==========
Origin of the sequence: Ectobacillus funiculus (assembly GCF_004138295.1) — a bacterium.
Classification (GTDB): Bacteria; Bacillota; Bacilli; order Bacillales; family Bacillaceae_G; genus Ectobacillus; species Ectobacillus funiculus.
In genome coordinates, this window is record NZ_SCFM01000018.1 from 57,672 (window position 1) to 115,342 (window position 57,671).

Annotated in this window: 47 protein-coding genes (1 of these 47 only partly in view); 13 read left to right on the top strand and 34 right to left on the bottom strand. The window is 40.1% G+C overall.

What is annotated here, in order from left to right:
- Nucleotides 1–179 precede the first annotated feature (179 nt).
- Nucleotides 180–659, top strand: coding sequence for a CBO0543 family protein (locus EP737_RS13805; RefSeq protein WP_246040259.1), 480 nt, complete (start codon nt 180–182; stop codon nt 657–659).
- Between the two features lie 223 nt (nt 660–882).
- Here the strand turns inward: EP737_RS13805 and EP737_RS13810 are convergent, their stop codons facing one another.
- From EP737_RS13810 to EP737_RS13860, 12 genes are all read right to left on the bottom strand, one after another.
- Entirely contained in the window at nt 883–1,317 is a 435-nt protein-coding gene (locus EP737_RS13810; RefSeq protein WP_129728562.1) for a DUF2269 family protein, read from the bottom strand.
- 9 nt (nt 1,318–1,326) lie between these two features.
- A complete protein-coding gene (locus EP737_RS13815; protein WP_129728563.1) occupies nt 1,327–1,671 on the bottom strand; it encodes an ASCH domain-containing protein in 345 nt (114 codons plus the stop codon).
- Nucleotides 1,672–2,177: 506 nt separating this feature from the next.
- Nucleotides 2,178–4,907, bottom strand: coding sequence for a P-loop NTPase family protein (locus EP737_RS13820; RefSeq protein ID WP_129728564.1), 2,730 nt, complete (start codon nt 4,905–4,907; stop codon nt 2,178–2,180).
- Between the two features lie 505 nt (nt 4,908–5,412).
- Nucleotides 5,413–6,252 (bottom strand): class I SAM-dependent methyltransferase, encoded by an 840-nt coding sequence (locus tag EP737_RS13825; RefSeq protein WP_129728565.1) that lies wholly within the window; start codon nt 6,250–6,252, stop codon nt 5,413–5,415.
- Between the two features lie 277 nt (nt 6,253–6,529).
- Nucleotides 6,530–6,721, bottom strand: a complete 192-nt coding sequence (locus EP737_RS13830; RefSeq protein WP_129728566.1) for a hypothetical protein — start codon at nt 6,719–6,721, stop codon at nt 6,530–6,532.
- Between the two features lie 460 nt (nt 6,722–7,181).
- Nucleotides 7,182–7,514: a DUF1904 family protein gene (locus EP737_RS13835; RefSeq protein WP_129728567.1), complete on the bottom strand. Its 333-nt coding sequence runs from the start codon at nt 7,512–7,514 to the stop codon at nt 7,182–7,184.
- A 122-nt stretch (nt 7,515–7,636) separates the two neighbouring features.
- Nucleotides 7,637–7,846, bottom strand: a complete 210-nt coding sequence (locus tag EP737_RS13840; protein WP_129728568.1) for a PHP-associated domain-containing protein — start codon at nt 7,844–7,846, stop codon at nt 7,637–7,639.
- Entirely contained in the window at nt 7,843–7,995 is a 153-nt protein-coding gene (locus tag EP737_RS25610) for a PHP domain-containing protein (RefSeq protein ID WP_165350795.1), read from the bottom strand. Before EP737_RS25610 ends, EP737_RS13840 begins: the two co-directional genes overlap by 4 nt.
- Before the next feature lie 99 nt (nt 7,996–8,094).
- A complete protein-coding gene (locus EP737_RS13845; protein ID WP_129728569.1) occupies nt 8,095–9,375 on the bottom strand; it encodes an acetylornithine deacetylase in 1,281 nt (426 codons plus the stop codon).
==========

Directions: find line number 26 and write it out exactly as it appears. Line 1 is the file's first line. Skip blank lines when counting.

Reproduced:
- A complete protein-coding gene (locus EP737_RS13845; protein ID WP_129728569.1) occupies nt 8,095–9,375 on the bottom strand; it encodes an acetylornithine deacetylase in 1,281 nt (426 codons plus the stop codon).